Thoughts on Movie Piracy


I like movies, but ever since November 2009 when LOVEFiLM started their dispute with Universal Studios I have not been able to rent any new Universal movies through their site. In the last few months, this has started to really annoy me as there are a growing number of movies I would like to watch but LOVEFiLM still is unable to offer.

The dispute rumbles on and there is no word about whether it will ever conclude. Blockbuster is still offering Universal movies to rent, so what’s up at LOVEFiLM?

I switched to LOVEFiLM about 2 years ago when Blockbuster had a similar, long-running dispute with Fox, so I have considered switching back but hoped that the dispute would resolve itself more quickly.

Given Blockbuster’s announcement in the USA last year (filing for Chapter 11 protection while it reorganises), I decided not to switch just yet and, frustrated, I looked to services like Zune on the XBOX360 and Sony’s PlayStation Store. Fortunately, for a one-off fee, they were offering movie rentals for the few films I could not get through my subscription.

Great – problem solved. Or so I thought.

Over the Christmas period, I decided to sit down to watch Green Zone, a Universal release, only to discover that Zune and the PlayStation Store no longer offer it as a rental. I checked Apple’s iTunes and the same story applied there too – no rental. So, my only choices are:

  • Buy the film for £6.99 from Apple (or even more from PlayStation Store or XBOX360)
  • Go rent it from Blockbuster stores (and sort out the membership)
  • Change my subscription to Blockbuster Online
  • Piracy

Fortunately, a friend bought the DVD so I borrowed his copy, but the options that the studios are offering limit the availability of films in 2011 which amazes me given the messages the Western media is selling us about the mobile Internet and being connected from anywhere to anything.

2011 starts with the appearance of availability, but in reality still consists of lots of walled gardens. It should not be too hard for digital services like PlayStation Store, iTunes and XBOX360 to offer a digital back-catalogue for rental (OK, they have to license the movie to store on their servers, and I expect that the studio’s licensing structure is the issue here) and if they could, a lot of casual piracy would disappear because people would be able to access rentals of any movie at any time from (almost) any device.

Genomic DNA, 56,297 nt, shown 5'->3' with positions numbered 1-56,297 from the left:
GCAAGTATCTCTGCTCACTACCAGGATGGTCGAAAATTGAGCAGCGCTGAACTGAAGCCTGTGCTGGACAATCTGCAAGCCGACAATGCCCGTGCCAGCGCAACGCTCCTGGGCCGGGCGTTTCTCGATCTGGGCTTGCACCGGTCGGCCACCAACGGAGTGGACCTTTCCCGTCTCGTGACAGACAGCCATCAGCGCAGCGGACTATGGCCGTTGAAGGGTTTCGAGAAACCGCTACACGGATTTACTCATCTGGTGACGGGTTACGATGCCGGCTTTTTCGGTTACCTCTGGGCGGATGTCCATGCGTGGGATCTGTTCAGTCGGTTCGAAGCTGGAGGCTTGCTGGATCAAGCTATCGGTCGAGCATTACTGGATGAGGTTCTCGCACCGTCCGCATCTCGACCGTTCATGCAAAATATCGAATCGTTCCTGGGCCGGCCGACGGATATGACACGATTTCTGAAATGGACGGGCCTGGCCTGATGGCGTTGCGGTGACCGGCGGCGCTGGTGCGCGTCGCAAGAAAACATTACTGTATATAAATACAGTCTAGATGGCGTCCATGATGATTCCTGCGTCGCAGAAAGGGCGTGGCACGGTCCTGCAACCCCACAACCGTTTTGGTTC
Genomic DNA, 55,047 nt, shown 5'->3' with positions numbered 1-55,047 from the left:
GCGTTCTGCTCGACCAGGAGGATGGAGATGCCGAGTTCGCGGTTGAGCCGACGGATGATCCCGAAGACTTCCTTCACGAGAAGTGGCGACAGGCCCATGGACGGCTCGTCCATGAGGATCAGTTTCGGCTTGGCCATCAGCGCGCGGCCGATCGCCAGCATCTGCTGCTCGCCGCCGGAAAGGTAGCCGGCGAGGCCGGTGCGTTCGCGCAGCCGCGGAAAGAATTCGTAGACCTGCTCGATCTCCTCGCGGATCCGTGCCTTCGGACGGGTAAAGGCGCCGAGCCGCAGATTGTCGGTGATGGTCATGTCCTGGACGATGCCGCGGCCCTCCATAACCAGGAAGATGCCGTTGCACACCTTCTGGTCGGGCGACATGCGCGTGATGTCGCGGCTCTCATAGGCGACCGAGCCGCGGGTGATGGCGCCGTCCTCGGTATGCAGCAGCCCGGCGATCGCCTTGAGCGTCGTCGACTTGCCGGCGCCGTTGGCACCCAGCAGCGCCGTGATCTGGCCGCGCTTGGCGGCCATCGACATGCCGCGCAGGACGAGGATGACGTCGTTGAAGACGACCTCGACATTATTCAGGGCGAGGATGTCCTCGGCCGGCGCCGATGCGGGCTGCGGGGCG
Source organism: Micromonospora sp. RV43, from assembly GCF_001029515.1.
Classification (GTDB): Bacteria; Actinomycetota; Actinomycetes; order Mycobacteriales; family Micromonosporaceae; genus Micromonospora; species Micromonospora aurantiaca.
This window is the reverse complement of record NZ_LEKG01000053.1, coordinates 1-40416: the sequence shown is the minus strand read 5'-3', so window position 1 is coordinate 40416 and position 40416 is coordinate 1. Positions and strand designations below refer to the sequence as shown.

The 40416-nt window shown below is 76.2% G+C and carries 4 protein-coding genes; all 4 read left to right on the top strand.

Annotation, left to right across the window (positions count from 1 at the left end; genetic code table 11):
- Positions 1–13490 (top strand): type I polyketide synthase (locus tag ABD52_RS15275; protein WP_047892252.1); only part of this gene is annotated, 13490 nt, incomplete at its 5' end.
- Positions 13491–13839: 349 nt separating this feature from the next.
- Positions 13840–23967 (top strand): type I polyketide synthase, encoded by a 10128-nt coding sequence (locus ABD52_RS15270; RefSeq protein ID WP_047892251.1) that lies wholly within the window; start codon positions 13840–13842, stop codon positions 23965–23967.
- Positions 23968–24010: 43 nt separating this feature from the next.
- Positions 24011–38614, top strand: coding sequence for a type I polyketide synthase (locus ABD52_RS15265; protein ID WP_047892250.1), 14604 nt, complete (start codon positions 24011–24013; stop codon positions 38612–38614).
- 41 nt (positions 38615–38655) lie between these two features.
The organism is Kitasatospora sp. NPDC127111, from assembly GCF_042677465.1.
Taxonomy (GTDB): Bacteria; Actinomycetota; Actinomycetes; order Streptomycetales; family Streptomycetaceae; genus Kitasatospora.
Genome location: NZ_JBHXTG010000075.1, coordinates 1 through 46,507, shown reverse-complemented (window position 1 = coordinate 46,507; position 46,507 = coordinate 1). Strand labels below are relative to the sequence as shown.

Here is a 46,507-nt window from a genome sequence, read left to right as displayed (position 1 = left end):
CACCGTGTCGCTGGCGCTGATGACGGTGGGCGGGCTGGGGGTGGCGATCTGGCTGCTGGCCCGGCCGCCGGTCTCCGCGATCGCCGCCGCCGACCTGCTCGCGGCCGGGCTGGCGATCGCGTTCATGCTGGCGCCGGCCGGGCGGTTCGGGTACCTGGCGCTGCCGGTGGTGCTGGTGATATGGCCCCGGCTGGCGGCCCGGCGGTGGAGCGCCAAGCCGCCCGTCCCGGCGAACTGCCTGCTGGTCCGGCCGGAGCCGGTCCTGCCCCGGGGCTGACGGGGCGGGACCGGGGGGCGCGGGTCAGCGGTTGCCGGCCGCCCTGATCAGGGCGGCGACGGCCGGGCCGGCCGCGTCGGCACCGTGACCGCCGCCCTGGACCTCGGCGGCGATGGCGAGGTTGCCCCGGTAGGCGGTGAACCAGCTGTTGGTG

As Apple has proven with micro-payments for applications in its app store, a low-cost option helps remove these barriers. It doesn’t stop piracy entirely, but it would remove a lot of the piracy “noise” from frustrated people who would be happy to pay-per-view but aren’t permitted this option due to complex rules that close these doors prematurely (another odd example is that I can’t rent or even buy The Fringe from iTunes UK, but I can if I was in the US, and it has been released in the UK).

So, dear movie industry and related distributors, please sort out your licensing so that we, the consumer, can consume your output anywhere, anytime, and so help ensure your long-term revenues so you can continue to turn out great quality entertainment.

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By Edward

The Here & Now

I’m working on developing a feature film – a supernatural thriller. You can find more about this on my production website. I am doing a script readthrough at Pinewood later in March for a TV comedy pilot. Plus the usual audition rounds of course. And my IMDb StarMeter has improved by 30,000!